From the most ancient times the Hindus have believed that mind is a product of the food we take, even as the body is, and that purity of food is conducive to the purity of mind (vide Chāndogya Upaniṣad 7.26.2). As a corollary of the doctrine it was also believed that food handled by persons of doubtful integrity could be defiled and the same had to be purified by appropriate rites. The doctrine seems to have been further extended to declare that certain classes of people, if they were allowed to sit in the same paṅkti (row of people sitting for food), could defile the whole row and hence were branded as ‘apāṅkteya’ or unworthy of being allowed to sit in the row along with others. Sometimes they were also called ‘paṅktidūṣakas,’ those who defile the row.
Though the dharmaśāstras have given long lists of persons who are apāṅkteya, the lists vary from book to book. Manusmṛti (3.150-166) by far gives the longest list, of 93 persons.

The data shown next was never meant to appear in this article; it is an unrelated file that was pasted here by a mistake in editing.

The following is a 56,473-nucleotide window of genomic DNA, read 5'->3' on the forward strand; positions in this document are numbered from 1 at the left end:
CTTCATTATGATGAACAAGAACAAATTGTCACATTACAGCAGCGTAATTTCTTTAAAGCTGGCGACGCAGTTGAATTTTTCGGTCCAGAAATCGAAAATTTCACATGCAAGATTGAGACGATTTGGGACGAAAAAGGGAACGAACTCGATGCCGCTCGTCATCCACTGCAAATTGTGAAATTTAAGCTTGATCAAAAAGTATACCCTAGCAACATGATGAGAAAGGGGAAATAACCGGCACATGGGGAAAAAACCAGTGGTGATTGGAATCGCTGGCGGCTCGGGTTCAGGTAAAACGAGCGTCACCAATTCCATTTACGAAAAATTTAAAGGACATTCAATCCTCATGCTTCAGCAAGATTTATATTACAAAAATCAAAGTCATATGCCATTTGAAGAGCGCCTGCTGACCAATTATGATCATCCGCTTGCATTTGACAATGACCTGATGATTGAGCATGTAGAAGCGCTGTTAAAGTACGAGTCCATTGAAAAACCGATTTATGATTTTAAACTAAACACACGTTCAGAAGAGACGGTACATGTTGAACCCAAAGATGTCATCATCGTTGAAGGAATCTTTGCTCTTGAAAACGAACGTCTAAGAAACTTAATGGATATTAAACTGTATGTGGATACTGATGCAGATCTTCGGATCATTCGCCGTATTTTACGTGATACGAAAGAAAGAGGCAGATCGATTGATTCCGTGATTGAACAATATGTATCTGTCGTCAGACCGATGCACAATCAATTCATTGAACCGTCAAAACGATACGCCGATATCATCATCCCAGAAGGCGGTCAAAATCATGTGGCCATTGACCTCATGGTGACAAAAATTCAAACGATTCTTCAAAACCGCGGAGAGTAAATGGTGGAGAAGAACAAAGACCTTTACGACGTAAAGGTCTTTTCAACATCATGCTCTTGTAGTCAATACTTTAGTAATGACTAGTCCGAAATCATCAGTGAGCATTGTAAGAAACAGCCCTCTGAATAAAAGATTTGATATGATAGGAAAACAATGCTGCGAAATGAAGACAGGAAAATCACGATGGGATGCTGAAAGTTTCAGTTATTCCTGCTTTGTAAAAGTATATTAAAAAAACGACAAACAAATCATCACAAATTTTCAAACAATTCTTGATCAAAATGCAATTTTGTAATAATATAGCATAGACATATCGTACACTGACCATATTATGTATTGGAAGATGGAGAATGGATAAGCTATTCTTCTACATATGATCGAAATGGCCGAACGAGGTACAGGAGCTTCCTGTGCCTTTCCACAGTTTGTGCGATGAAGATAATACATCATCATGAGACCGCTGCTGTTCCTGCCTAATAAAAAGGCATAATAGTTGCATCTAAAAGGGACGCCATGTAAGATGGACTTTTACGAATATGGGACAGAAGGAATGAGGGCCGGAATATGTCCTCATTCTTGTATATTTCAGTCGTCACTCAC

A perusal of these lists shows that persons who have given up their allotted duties (varṇadharmas) and have taken to other means of livelihood, perpetrators of heinous crimes, patients suffering from incurable or infectious diseases, those addicted to drinks and debauchery as also the others who do not follow even elementary principles of ethics and etiquette have all been stigmatized as apāṅkteyas.